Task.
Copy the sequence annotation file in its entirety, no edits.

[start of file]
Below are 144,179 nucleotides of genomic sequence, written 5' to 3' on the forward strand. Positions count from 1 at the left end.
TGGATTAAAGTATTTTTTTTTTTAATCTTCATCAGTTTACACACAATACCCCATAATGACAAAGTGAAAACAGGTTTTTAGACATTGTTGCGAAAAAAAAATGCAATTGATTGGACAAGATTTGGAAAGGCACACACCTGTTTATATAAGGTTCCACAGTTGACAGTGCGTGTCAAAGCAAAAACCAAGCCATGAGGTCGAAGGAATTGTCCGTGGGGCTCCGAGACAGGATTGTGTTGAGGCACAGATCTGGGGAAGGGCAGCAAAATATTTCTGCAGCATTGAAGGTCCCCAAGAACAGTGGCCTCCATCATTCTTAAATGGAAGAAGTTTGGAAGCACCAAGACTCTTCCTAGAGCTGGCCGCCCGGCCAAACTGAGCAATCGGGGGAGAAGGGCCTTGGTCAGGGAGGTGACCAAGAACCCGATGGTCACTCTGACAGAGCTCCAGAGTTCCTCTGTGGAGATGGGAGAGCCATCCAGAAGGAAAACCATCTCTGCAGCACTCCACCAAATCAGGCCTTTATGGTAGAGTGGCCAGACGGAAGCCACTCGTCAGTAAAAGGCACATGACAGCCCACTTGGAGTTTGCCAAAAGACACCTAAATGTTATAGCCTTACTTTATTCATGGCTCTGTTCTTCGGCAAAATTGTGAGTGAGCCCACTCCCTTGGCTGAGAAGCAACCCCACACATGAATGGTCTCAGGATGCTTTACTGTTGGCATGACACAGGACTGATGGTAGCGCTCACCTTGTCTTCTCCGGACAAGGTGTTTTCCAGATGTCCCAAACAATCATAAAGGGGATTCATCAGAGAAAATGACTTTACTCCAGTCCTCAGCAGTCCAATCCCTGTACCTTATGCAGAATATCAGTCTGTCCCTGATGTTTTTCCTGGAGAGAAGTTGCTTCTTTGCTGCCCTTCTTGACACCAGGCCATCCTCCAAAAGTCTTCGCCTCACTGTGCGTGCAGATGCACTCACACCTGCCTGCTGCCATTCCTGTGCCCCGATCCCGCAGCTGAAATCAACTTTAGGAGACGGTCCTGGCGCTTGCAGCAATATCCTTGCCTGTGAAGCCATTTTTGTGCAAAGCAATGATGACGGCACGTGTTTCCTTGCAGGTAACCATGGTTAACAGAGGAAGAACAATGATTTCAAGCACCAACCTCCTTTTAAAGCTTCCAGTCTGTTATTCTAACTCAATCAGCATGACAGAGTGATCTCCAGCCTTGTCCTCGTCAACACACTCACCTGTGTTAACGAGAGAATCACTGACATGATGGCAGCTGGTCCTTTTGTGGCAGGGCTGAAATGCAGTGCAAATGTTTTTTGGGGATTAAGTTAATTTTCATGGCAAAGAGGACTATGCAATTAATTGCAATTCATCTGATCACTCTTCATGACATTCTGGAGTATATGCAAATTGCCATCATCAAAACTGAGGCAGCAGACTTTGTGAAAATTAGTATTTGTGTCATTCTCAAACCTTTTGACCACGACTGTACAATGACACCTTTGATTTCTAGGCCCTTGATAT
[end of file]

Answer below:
Below are 144,179 nucleotides of genomic sequence, written 5' to 3' on the forward strand. Positions count from 1 at the left end.
TGGATTAAAGTATTTTTTTTTTTAATCTTCATCAGTTTACACACAATACCCCATAATGACAAAGTGAAAACAGGTTTTTAGACATTGTTGCGAAAAAAAAATGCAATTGATTGGACAAGATTTGGAAAGGCACACACCTGTTTATATAAGGTTCCACAGTTGACAGTGCGTGTCAAAGCAAAAACCAAGCCATGAGGTCGAAGGAATTGTCCGTGGGGCTCCGAGACAGGATTGTGTTGAGGCACAGATCTGGGGAAGGGCAGCAAAATATTTCTGCAGCATTGAAGGTCCCCAAGAACAGTGGCCTCCATCATTCTTAAATGGAAGAAGTTTGGAAGCACCAAGACTCTTCCTAGAGCTGGCCGCCCGGCCAAACTGAGCAATCGGGGGAGAAGGGCCTTGGTCAGGGAGGTGACCAAGAACCCGATGGTCACTCTGACAGAGCTCCAGAGTTCCTCTGTGGAGATGGGAGAGCCATCCAGAAGGAAAACCATCTCTGCAGCACTCCACCAAATCAGGCCTTTATGGTAGAGTGGCCAGACGGAAGCCACTCGTCAGTAAAAGGCACATGACAGCCCACTTGGAGTTTGCCAAAAGACACCTAAATGTTATAGCCTTACTTTATTCATGGCTCTGTTCTTCGGCAAAATTGTGAGTGAGCCCACTCCCTTGGCTGAGAAGCAACCCCACACATGAATGGTCTCAGGATGCTTTACTGTTGGCATGACACAGGACTGATGGTAGCGCTCACCTTGTCTTCTCCGGACAAGGTGTTTTCCAGATGTCCCAAACAATCATAAAGGGGATTCATCAGAGAAAATGACTTTACTCCAGTCCTCAGCAGTCCAATCCCTGTACCTTATGCAGAATATCAGTCTGTCCCTGATGTTTTTCCTGGAGAGAAGTTGCTTCTTTGCTGCCCTTCTTGACACCAGGCCATCCTCCAAAAGTCTTCGCCTCACTGTGCGTGCAGATGCACTCACACCTGCCTGCTGCCATTCCTGTGCCCCGATCCCGCAGCTGAAATCAACTTTAGGAGACGGTCCTGGCGCTTGCAGCAATATCCTTGCCTGTGAAGCCATTTTTGTGCAAAGCAATGATGACGGCACGTGTTTCCTTGCAGGTAACCATGGTTAACAGAGGAAGAACAATGATTTCAAGCACCAACCTCCTTTTAAAGCTTCCAGTCTGTTATTCTAACTCAATCAGCATGACAGAGTGATCTCCAGCCTTGTCCTCGTCAACACACTCACCTGTGTTAACGAGAGAATCACTGACATGATGGCAGCTGGTCCTTTTGTGGCAGGGCTGAAATGCAGTGCAAATGTTTTTTGGGGATTAAGTTAATTTTCATGGCAAAGAGGACTATGCAATTAATTGCAATTCATCTGATCACTCTTCATGACATTCTGGAGTATATGCAAATTGCCATCATCAAAACTGAGGCAGCAGACTTTGTGAAAATTAGTATTTGTGTCATTCTCAAACCTTTTGACCACGACTGTACAATGACACCTTTGATTTCTAGGCCCTTGATAT